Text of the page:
A meat packing plant, a wool handling warehouse and a chapel are among some of the unusual locations converted into office space for Christchurch white collar workers ousted from the CBD by the February earthquake.
Share brokers Hamilton Hindin Greene's new premises are above a dinghy and kayak shop in Lincoln Road, Addington and PKF Goldsmith Fox auditors has shifted from Oxford Terrace to the Hellers meat plant at Kaiapoi.
Staff at Industrial Research Limited generously gave up their cafeteria and pool table to provide working space for staff from New Zealand Trade and Enterprise and the Ministry of Science and Innovation.
Until quite recently Meridian staff were scattered all over town with some working from the chapel at the former Wigram RNZAF base, and others at Wigram Manor, previously the base officers' mess.
Moorhouse Avenue, long the car yard capital of the Garden City, is now hosting at least 500 corporate staff who have taken refuge in hastily refitted warehouses.
Deloitte has an 18 month lease on three buildings behind Paul Kelly Motors on Moorhouse Ave which senior manager Nicholas Runnalls describes as "the new corporate playground" of Christchurch.
"Paul Kelly is selling cars out the front and we're selling accounting and tax services out the back.
"Instead of being in five star corporate offices we have ended up split three ways between the back of Paul Kelly's car yard, what used to be a wool handling operation, and the top floor of Value Cars warehouse next door to Paul Kelly. We have to exit the building to go to the next department."
During the six weeks it took to refit the buildings, Tait Electronics accommodated Deloitte's tax department and Runnalls says this was typical of the cooperation that occurred post-quake.
"People who had space to offer offered it...It was a case of 'well you need a space to work, we have one, so let's make it happen.'"
But many of Deloitte's 95 staff working home felt very isolated and are glad to be back with their colleagues even though they've had to adjust to working in an open plan office.
"We put in a false ceiling to get rid of the cavernous warehouse feel. The buildings have been painted and look and smell new and clean, and that creates a sense of hope in the midst of everything not being perfect."
Deloitte's retrieved its servers and client files from its old offices in Oxford Terrace, but could not remove office furniture because the lift shaft was damaged. Runnells says those retrieval missions were "pretty hairy" and he is glad they are over.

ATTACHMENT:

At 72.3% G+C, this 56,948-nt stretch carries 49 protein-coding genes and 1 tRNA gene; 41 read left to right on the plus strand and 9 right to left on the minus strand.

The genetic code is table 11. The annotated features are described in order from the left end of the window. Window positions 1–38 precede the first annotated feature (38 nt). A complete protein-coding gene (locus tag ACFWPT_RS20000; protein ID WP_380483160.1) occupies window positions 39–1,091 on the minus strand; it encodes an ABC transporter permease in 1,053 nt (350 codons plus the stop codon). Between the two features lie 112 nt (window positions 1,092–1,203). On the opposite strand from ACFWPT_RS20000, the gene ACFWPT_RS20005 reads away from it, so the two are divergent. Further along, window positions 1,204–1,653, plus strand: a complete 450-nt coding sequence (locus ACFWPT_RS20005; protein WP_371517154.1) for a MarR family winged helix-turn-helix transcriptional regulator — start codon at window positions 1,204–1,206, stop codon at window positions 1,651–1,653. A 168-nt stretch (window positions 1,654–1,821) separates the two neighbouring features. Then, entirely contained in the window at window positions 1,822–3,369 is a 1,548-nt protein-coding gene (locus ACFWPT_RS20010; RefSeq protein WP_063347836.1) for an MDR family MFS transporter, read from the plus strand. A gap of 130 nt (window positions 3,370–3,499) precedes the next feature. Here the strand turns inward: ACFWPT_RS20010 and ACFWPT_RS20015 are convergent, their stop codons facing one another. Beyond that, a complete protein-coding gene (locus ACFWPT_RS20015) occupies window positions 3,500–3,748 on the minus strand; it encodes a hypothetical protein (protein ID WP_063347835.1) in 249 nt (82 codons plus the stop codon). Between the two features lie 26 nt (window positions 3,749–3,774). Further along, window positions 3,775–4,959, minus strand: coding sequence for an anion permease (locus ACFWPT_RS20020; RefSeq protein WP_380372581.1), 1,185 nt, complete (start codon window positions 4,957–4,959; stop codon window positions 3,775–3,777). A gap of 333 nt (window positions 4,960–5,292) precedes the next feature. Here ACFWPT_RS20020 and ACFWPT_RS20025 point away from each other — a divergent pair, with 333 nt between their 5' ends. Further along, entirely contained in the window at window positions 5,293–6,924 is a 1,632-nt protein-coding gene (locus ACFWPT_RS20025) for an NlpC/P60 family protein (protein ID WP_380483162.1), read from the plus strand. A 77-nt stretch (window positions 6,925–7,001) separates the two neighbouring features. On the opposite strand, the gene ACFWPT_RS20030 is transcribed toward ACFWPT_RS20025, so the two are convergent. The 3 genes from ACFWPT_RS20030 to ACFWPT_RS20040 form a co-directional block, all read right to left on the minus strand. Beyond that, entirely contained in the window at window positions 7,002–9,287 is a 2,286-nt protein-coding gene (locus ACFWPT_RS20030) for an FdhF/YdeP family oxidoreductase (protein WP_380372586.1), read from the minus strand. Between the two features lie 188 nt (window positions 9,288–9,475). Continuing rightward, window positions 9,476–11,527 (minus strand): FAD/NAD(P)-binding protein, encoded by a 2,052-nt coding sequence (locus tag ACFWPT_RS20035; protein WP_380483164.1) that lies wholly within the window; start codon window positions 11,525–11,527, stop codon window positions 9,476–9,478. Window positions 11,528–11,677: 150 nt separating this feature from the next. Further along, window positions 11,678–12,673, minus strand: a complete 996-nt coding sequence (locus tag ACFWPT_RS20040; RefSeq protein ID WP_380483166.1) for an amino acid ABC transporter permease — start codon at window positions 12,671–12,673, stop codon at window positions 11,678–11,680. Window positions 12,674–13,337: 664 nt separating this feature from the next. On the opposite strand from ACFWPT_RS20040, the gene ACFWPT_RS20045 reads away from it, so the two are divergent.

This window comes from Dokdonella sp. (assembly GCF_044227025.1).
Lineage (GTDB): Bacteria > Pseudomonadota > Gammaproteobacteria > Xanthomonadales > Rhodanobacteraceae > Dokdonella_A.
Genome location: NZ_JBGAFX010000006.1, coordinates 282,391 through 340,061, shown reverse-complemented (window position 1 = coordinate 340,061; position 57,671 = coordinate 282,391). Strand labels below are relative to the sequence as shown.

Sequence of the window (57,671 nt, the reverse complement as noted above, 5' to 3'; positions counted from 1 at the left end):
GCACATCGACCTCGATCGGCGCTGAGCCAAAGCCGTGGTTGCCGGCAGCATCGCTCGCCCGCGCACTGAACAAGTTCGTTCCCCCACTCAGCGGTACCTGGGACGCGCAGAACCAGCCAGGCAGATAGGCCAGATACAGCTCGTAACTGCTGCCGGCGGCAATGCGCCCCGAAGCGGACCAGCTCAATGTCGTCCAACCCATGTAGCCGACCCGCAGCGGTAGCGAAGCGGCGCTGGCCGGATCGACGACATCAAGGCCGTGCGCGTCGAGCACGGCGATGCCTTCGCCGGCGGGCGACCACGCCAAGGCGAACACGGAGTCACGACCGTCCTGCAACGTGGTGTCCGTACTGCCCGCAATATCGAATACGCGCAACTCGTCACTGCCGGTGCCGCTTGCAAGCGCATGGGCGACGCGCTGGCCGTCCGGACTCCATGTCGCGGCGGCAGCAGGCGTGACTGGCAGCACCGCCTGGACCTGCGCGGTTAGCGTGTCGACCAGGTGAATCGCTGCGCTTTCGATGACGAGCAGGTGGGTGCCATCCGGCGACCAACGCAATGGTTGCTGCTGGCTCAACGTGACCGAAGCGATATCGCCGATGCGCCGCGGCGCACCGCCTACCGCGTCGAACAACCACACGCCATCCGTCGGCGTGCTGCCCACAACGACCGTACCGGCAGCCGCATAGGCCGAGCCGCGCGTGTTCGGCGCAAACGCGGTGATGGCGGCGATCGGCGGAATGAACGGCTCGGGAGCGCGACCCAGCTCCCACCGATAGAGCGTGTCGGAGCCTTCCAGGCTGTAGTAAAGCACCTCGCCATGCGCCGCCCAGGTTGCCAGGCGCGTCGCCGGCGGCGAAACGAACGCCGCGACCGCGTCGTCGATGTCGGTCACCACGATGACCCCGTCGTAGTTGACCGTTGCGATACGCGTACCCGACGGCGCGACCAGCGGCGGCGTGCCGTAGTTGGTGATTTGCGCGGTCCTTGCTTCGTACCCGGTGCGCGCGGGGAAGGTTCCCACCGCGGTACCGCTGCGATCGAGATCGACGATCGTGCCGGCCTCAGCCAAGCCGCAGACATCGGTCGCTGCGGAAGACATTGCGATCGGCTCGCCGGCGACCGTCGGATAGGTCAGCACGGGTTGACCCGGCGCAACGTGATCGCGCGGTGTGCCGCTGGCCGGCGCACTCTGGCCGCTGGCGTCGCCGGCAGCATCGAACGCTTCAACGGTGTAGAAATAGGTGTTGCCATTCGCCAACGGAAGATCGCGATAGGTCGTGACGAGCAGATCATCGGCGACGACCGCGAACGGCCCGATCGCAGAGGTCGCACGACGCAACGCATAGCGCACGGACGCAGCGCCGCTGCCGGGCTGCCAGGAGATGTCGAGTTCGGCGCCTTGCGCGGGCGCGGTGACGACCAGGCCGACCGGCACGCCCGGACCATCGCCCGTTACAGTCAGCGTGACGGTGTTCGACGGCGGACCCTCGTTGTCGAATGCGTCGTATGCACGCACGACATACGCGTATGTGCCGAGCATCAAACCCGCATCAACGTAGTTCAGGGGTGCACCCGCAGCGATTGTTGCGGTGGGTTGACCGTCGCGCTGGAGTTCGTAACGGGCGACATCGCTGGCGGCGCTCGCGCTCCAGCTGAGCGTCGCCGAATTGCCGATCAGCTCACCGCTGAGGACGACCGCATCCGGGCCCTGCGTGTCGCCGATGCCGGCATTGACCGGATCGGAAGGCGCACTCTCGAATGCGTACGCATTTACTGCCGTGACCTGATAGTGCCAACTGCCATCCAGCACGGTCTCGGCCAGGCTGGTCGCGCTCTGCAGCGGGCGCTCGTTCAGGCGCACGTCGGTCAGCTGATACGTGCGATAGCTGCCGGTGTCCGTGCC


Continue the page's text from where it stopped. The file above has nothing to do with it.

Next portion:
"The power was off, the water had made things pretty grungy and electrical wiring hung from the ceiling. A lot of stuff had tipped over so there was a lot of mess. It's not great climbing up a dark stairwell with a hard hat and a torch."
The five storey Harcourts Grenadier building in Madras Street is due for demolition. CEO of Harcourts Grenadier Christchurch Rob McCormack says more than 100 Harcourts staff are now "hot desking" in Moorhouse Avenue and their situation is not unusual. "A lot of people have moved from very high class offices and grabbed what they could."
McCormack's new office in a converted warehouse will be finished this week. To brighten up the foyer in what was a loading bay he will put one of his classic cars on display and has already installed a large station clock, saved from the Grenadier Café in the his old building.
But McCormack is eager to escape his temporary digs as soon as possible and his goal is to have a new four story building open on his Madras street site by the first anniversary of the February quake.
However Meridian will be in Moorhouse a lot longer, having signed a three year lease on a warehouse converted to accommodate 300 staff unable to return to the company's badly damaged Manchester Street premises.
Bill Highet, Meridian general manager retail, says cramming staff into makeshift offices in places such as the Wigram chapel was less than ideal, and although they showed remarkable resilience, it was important to get them settled in proper accommodation.
"People can cope with those ad hoc temporary arrangements for a while, but it does impact on productivity if you're not comfortable, don't have much elbow room, and you have to find ways of getting across town on roads that are not what they used to be."
Highet says Meridian is committed to keeping its company headquarters in Christchurch and will very likely return to the CBD or somewhere close to it.
Show us your Workspace - a Facebook page set up to allow Christchurch businesses to show off their new and unusual premises.